09 May 2022

Early voting begins ahead of Australian election

09 May 2022

Early voting is under way in Australia’s federal election, with the opposition party hoping the first ballots will reflect its lead over the government in opinion polls.

Voters began casting their ballots at 550 voting stations around the country as two new opinion polls showed the centre-left Labour Party opposition had extended its lead over Prime Minister Scott Morrison’s conservative coalition.

Voting is compulsory in Australia and almost 17 million adults in a population of 26 million people are expected to take part.

Pre-poll voting is available to those unable to vote on May 21 for reasons including work or travel. People conscious of the risks of Covid-19 are expected to vote early to avoid the larger crowds at polling booths on May 21.

Opposition leader Anthony Albanese said government legislators are discouraging electors from voting early in the hope that Labour’s lead will evaporate before election day.

“The bells are tolling for the Morrison government because early voting starts today,” Mr Albanese said.

The opposition hopes early ballots will reflect its lead over the government in an opinion poll (AP) (AP)

“We want people to participate in our democracy and to vote whenever is convenient.”

Mr Morrison said many voters had yet to decide which candidate they will support. He said: “As Australians are going to those polls, they’re really starting to focus on the choice that they have to make and it’s a choice between strength, a strong economy and a weaker one under Labour.”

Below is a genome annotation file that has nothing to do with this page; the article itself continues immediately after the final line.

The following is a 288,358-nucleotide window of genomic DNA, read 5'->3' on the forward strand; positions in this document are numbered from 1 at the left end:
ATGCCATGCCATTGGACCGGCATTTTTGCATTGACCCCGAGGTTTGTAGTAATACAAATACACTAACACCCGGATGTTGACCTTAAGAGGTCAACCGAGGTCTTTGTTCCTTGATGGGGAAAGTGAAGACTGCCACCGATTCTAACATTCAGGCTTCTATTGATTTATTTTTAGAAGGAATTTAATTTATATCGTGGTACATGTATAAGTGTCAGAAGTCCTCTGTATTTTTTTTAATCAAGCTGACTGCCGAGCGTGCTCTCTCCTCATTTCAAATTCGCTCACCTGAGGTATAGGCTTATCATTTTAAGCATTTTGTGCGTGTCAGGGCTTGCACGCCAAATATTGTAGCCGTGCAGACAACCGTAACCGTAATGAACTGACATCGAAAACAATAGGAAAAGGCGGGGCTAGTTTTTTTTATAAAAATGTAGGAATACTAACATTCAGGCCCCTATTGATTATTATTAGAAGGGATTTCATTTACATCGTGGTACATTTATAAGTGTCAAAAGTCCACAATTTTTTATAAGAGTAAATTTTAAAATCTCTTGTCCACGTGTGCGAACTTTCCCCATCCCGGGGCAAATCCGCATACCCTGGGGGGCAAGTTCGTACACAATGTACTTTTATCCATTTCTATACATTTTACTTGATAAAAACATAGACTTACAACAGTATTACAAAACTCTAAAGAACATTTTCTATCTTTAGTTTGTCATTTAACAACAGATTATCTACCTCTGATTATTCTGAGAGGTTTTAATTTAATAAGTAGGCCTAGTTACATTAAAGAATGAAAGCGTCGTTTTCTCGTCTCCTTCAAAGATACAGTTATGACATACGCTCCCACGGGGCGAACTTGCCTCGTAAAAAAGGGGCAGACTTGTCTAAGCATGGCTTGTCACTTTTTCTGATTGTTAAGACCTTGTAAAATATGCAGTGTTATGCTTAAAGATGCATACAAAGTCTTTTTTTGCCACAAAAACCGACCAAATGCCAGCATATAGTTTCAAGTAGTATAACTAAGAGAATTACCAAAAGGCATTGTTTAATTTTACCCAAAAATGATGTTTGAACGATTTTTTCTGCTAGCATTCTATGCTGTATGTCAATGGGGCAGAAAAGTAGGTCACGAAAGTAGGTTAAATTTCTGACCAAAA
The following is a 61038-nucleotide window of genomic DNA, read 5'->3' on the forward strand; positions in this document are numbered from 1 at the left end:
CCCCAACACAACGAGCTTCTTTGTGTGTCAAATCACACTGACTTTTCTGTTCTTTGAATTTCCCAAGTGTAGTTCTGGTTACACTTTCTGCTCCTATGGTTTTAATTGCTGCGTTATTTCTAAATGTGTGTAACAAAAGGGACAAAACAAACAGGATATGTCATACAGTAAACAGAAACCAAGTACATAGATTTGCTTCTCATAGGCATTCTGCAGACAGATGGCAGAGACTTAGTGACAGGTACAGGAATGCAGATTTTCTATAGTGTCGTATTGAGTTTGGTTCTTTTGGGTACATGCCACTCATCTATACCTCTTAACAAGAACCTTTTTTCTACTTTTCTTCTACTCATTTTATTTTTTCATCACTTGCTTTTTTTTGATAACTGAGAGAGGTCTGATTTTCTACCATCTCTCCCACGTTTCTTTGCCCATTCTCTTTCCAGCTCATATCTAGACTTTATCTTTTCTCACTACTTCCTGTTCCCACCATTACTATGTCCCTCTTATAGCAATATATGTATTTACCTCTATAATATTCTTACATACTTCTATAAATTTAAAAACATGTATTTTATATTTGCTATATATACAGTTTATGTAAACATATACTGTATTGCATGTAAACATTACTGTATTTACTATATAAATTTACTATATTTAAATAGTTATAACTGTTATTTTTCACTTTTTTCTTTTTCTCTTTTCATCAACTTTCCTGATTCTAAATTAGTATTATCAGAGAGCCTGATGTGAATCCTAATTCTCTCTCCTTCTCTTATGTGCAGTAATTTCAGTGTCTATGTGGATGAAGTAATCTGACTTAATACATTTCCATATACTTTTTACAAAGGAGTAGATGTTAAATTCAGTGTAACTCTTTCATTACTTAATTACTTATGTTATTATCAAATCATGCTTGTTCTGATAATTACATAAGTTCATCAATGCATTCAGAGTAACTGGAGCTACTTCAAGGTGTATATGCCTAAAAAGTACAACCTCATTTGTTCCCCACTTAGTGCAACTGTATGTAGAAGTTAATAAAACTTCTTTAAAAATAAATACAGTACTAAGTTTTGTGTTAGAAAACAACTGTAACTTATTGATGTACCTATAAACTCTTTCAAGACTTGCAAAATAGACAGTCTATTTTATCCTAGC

The Prime Minister called the election for the last date available to him to maximise the time he had to discredit Mr Albanese as a potential government leader.

Using the same tactic in 2019, Mr Morrison defied most opinion polls by leading his coalition to a narrow victory.

Polling day is May 21 (AP) (AP)

His coalition is now seeking a rare fourth three-year term.

More than 40% of votes were cast before the 2019 election date, and that proportion is expected to increase in the current election.

Many observers say the government’s popularity has been harmed by the Australian central bank’s decision last week to raise interest rates for the first time in 11 years to curb inflation.

It was the first time that the Reserve Bank of Australia has lifted the cash rate during an election campaign.

In the 2019 election, the combined vote for the major parties in the House of Representatives was its lowest proportion since the Second World War.

The trend towards independent and minor party candidates is expected to continue at this month’s election.

Some polls are suggesting a rare hung parliament that would lead to Mr Morrison or Mr Albanese forming a minority government with the support of unaligned legislators.

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